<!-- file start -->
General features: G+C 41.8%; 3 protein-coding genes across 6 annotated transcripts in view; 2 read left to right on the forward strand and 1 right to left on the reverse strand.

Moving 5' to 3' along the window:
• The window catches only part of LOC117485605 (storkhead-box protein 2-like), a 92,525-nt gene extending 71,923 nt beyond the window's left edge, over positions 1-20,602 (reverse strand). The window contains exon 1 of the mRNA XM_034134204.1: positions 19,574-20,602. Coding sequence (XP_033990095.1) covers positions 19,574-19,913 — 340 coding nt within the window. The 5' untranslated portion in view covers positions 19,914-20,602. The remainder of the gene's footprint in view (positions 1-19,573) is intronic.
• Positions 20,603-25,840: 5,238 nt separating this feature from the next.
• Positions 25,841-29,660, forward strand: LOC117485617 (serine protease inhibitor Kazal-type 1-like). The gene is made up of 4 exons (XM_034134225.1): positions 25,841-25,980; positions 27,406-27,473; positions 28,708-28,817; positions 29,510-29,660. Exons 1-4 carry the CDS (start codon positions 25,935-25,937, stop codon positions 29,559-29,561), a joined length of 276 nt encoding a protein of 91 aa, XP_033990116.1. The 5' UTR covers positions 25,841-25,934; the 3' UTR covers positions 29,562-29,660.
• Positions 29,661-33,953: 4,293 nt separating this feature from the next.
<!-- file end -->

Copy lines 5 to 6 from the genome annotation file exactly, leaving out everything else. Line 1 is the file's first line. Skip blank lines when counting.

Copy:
• Positions 25,841-29,660, forward strand: LOC117485617 (serine protease inhibitor Kazal-type 1-like). The gene is made up of 4 exons (XM_034134225.1): positions 25,841-25,980; positions 27,406-27,473; positions 28,708-28,817; positions 29,510-29,660. Exons 1-4 carry the CDS (start codon positions 25,935-25,937, stop codon positions 29,559-29,561), a joined length of 276 nt encoding a protein of 91 aa, XP_033990116.1. The 5' UTR covers positions 25,841-25,934; the 3' UTR covers positions 29,562-29,660.
• Positions 29,661-33,953: 4,293 nt separating this feature from the next.